_ 366.0-365.0; 13. Dee. 357.0-369.0: 367.5-387.0: 

7. March 37P.5-371.0; 371.5-371.5. 1. May 
■ n t q or. 372^-375.0: nil: nil. Sales: 109. 

Jn.rJ, NEW ZEALAND CROSSBREDS— Close: 
T Dec. 179.0-184.0. March 1K2.0-IB3J. May 
,r', 22 1*4.0-187.1). July 154.5-1874. Oct. 190.0-1B3.0. 
*»-or no Dec 1 80.5-197.0, March 194.0-196.0. May 
~ n 194.6-196.0, Sales. nO. 

™ MEAT /VEGETABLES 

s. SMrTHFIELD — No carcase meat prices 

were: MEAT COMMISSION — Average la t stock 

i; Feb. price* at repreaeJitaUve markets Decem- 
ber 1. GB cattle 67.61P per kg.l.w. 
i-i-0.92i; UK sheep US.ip per kg.est.d.c.w. 

L 1+9.51; GB pigs 65.Jp per kgl.w. « — O.m. 
England and Wales -Cattle numbers up 
- 4.4 per cent, average price 67.290 
” (+041*: Sheep numbers up 284 per cent, 

average price 133. 7p 1 4-0.7 1: Pin numbers 
down 3.4 per cent, average price 65. Ip 
1-0.4). Scotland— cattle numbers np 0.6 
per cent average price 70.55p 1+1.101: 
i j, M Sheep numbers down 22.7 per cent, 
“ average price 124.fci (-5.4*. 
l ^ COVENT GARDEN tPnces In Kerilng 

per package except where otherwise 
stated) — Imported Produce: Lemons— 
Italian: 120a new crop 5.00-5 SO: Greek: 

Z 4.60-5.60; Cyprus: Trays 4.80-5.20; Boxes 

80/1509 4.00-6.25: TurtJsh: 10 talas 2.40- 
2.60; Sparta: Trays 2.00-2.49. Oranges— 
Spanla: Navcl-UaveUnaa 3.00-4.30; S. 
African: Valencia Late 2.00; Creek: 
angar) Navels 3.00-3.30: Jaffa; Navels 130a 5.00. 
r.-Dec. C ementjnes — Cyprus: io kilos 3.40-3.88. 
e was Satsumas— Spama: Trays 2.40-3.00. Grape- 
m*h— Cyprus: 2.30-3.50; Israeli: Jaffa 
(might fi+TS 3,50-3.70; Cnhan; Z-SO; Texas: Red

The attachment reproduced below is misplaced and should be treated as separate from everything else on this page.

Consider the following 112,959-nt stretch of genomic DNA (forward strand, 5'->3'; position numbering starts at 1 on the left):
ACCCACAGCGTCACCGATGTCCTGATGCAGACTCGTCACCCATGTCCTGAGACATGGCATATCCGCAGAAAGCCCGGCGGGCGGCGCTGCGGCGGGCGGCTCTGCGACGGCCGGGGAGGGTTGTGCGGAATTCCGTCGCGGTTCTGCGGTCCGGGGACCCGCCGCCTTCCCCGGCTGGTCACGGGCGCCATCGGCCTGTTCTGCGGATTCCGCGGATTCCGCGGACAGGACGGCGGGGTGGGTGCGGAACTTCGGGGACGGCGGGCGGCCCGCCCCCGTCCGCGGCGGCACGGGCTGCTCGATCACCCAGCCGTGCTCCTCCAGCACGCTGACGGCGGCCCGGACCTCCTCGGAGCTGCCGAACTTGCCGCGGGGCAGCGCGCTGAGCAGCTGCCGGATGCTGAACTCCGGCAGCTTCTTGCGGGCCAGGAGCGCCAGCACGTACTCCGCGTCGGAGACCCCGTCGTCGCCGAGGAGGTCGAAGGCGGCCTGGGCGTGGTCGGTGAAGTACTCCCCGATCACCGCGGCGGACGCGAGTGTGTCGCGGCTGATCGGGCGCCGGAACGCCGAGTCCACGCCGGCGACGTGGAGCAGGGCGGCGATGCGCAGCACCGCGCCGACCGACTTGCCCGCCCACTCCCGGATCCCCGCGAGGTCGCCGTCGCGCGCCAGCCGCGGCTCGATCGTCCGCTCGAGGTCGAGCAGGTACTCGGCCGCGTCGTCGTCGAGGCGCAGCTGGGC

atorost Blush 3.40; Florida: 5 JO: Turkish; 2.40- 
■c ports 2 60. Apples — French: Golden Delicious 
iecllne 30-H> 72 2.00-2.20. 84 1.40-2.00: 40-ft J38/ - 
n Mew 163/175 J. 50-4 .20, Jumble pack per pound 
id the. 0.03-0.06. Granny Smith 20-lb 72 235. 84 
IAS, Urge boxes 138^ 150/163/7109 2.70- 

4.61). Jumble pock 55/60 3i-lb per ponnd 

0.07. Slark Crimson 40-lb 138/163S 4.50- 
"»ew 5.50, 20-lb 845 1.S0, Tts 2.20. 
che English Produce: Potatoes— Per 25 kilos 
1.20-1.40. Lettuce— Per 12 round 0.70-D-80. 

Mnshrosms— Per pound 0.55-0.60. Apples— 

Per pound Bramley 0.04-0.07. Lord Derby 
urn fin 9 W ' 0 05 - Cox't Orange Pippin 0.03-0.13. 
Worcester Pexrmaln d. 04-0.06. Russets 
.05-0.08. Spartan 6.B-.8. Pears*— Per pound 
J"'®.® Conference 0.08-0.12. Comice fi.t2-D.l8. 
Mfi.80 cabbages— Per crate fi.fio-l.GO. Celery— 
ID^1.7B Psr head D.12-0.13. Cauliflowers— Per 12 
- Kent 3.00-3.60. BaMreat— Per 3S-Ib 0.80. 


L^lajnQ .m— J8M 

’yatppia«> 8600 
n»(TLSJ — #8Tfc 


sm.n -I-® 


fitfaS " 

£2J70 

’atore* jan. £1,4603 

jHltn-.r ,80.8 b 

iAnut-_ £645 

iBWCgrdfl 8«« 
Wo.^.....J 68 Ap 

*ri : - j£W4 , 

.3 l:. s S3D 1 

iite} .. 

So.L.. C1TC 

jity) kik>-~ .uop. 

Wu) kflo..._' 80j. 

a64tV«gp-gWp ”” 


ski: Esr-js* a. 

£266 month s i- — ’ *»U-6 + 1 ^ 75 ggj j 

" ^ . ^MartSeJ.f^ . 5l.68jwj-0.01 »1J*0 \ «-<> 

Platinum per ,£LE6 — 

1378^ Pit* Market per or- £164.35 f — T.4 £89.45 1 £187.3 
- I®* 4 Quicksilver l761bsO «143f48 f j *12SJ» | 


£672 1 £778.5 £812 months i*l2. 14. U.5, J3. 13.5, 14. UJ5. 12.5 “{V'.m ZT~n tTw a *^ aM *-T'e ex nemiery pnra ror - 

£888 J5 £798.75 £624.76 B . 12. Kerb: Cash f 442. 40. three months ]3 ^L DaUy “ VCrafifl U8 ' 96 kranwated bafts white sugar was £2«L8S ffnv.30 K„i'. 29 :